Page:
Saturday, August 1, 2015
By Lindsay Whelchel
“Come on! Come on! Come on!” Bryant Rickman’s voice is melodic, carrying out over the rocky, brush-covered range at the top of Blackjack Mountain. He is calling wild horses.
And they come.
The Year is 2009
The black stallion is first, leading his band of mares and foals toward Rickman. The forest floor is on fire behind the horses. The smoke rolls over the land in ominous waves and serves as a pressing reminder to Rickman that his horses are literally losing their ground in the fight to preserve a natural and free way of life. Forests are being cleared with fire, and timber companies want the horses gone.
There aren’t fences, and the horses live on age-old instinct, but even so, they aren’t your typical “wild” horses. They are Colonial Spanish Mustangs, whose bloodlines have been purposefully cultivated and conserved since the 1950s when a man named Gilbert Jones moved to Medicine Springs and brought his Spanish horses with him; he also began to preserve the Choctaw horse brought to Oklahoma with the tribe in the Trail of Tears era.
Fast Forward to 2015
Rickman has been working much of his life to preserve the heritage of the Spanish and Choctaw Mustangs in Oklahoma. When the timber company called for the removal of Rickman’s wild horses from their grazing lands in the Kiamichi Mountains of southeastern Oklahoma, he had no choice but to comply. It took several years to get them all rounded up safely and off the mountain they called home.
Many people have stepped in to aid Rickman in the preservation of the breed and to ensure their placement in still large, though smaller than their original, acreages. Once off the range, the horses either enter Rickman’s breeding program or find homes with other Spanish Mustang enthusiasts. Rickman makes regular visits to the multiple pastures housing the hundreds of horses to care for them. He also has to track down horses, like old stallions, which escape and lead their mares back to their original homeland on Blackjack Mountain.
“It’s been really a financial drain on our family to have to feed this many horses,” says Rickman, who now must feed up to 1,000 pounds of food each day, plus hay, since the horses can’t run wild anymore. “People think I’m crazy [for taking responsibility of the herd], but I worry about them if I don’t.”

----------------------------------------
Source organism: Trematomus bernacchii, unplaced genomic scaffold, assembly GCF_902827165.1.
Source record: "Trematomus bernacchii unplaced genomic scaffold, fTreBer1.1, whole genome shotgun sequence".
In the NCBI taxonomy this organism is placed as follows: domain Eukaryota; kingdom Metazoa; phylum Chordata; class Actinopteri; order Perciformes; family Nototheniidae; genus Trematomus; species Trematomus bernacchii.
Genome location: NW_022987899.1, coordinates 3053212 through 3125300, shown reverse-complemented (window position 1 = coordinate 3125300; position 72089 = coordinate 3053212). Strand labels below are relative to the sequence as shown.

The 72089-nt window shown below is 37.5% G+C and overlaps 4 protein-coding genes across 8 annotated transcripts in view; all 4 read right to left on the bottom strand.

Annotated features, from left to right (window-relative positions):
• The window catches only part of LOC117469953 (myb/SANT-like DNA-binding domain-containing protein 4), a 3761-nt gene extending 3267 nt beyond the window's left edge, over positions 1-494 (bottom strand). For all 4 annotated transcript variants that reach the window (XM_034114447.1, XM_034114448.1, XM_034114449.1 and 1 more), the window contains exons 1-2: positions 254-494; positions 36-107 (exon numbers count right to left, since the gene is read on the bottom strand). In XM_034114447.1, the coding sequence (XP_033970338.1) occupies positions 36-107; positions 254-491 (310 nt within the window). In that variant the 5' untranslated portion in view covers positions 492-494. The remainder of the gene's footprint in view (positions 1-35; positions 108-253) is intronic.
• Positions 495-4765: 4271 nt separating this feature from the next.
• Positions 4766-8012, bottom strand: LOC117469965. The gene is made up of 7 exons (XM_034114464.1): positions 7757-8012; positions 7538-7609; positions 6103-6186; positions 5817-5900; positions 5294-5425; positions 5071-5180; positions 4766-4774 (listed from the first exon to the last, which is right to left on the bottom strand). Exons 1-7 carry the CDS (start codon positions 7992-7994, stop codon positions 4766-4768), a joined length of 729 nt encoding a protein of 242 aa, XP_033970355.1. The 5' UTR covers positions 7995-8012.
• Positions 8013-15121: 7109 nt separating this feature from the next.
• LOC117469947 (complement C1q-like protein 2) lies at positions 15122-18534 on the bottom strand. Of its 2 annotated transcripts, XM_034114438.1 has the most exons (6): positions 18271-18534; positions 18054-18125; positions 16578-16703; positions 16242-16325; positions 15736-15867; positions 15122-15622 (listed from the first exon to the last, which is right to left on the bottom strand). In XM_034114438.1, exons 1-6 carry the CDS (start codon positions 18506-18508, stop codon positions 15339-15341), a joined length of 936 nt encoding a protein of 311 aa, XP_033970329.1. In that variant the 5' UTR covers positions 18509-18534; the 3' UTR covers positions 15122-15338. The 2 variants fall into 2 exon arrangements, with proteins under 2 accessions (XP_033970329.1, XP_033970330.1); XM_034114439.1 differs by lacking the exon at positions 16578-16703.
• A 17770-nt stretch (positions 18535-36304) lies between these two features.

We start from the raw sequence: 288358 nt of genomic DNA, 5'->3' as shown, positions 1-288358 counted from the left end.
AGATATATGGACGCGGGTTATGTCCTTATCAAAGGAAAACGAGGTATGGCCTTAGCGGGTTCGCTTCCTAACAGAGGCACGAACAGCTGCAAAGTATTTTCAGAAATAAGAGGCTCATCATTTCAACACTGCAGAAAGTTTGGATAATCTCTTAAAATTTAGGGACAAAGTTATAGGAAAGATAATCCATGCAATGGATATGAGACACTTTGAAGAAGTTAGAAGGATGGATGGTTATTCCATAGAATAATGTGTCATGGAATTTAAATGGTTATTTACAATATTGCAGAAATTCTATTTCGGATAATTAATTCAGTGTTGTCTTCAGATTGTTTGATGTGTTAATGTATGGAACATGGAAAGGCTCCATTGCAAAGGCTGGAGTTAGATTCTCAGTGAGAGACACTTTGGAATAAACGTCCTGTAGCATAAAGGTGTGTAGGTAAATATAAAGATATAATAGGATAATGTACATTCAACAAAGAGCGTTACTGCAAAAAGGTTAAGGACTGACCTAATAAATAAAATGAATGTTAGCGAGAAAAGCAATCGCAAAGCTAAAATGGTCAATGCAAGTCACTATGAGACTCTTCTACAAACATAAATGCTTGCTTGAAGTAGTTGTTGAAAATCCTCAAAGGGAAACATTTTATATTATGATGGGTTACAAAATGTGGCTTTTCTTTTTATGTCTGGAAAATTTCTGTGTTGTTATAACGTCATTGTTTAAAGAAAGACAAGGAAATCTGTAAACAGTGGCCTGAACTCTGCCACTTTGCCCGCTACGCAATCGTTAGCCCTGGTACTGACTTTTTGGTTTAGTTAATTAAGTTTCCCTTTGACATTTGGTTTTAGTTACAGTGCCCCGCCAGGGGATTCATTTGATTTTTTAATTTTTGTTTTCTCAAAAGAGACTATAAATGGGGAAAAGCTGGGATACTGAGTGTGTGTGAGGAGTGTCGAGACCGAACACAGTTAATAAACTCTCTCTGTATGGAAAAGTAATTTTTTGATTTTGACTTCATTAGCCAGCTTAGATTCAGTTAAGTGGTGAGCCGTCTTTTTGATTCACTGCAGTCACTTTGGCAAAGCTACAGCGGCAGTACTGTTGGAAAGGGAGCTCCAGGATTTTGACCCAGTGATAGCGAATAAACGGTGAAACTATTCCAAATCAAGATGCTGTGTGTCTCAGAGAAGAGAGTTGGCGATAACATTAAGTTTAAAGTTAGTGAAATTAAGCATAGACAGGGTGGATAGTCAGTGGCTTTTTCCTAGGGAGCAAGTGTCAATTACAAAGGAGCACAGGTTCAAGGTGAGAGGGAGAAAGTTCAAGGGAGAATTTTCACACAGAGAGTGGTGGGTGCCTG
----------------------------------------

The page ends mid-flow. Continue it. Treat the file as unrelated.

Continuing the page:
Before Rickman had to move them, these horses ran hundreds of thousands of acres of open land near Medicine Springs, a place likely first discovered by the Choctaw tribe in the mid-1800s and coveted for the spring water’s healing powers. At a time when mustangs held such a stigma that ranchers in the west would shoot them on sight and thousands were being rounded up from the plains and sent off to slaughter, Jones was tracing
their blood back to the horses of Spanish explorers. Centuries ago the Conquistadors came to America on horseback. Over time, their horses were lost,
set free, or stolen. Soon they began to populate the vast, untamed west. Rickman speaks of the theory that the explorers rode big, strong warhorses and took along smaller, hardier pack horses, both of Spanish origin. The idea is that once free, the horses mixed and grew into a tough, enduring breed of horse that became the Spanish Mustangs of today. These are horses that became invaluable to the Native Americans.
Jones recognized the importance of preserving this line of horses, and began selecting those of the purest Spanish blood to add to his herd. When Jones arrived at Medicine Springs in 1958, his herd came to include a direct line of Oklahoma Choctaw horses as well. The Choctaw horse is a Spanish strain that largely originated in the southern United States and carried the Choctaw tribe to Oklahoma, then called Indian Territory.
Like Jones, Rickman, a retired agriculture teacher from Hugo, Oklahoma, has had horses his entire life. His childhood horse was a mare of Spanish, specifically Choctaw, origin. He says that when he was young his family couldn’t afford the big, heavily built quarter horses that were popular, and his friends always made him feel that he had an inferior horse because of her smaller size. Even though his horse could outrun and outlast his friends’ horses, he decided one day when he had money, he’d have some of the best quarter horses around, and he did. Then his son was born. He didn’t like putting him on a large horse, and wanted his kids to ride the same kind of horse he had growing up. That’s when he met Gilbert Jones. It wasn’t
long before the two men were close friends and equal partners in the preservation of the Spanish Mustang. His reverence for the breed is as deep as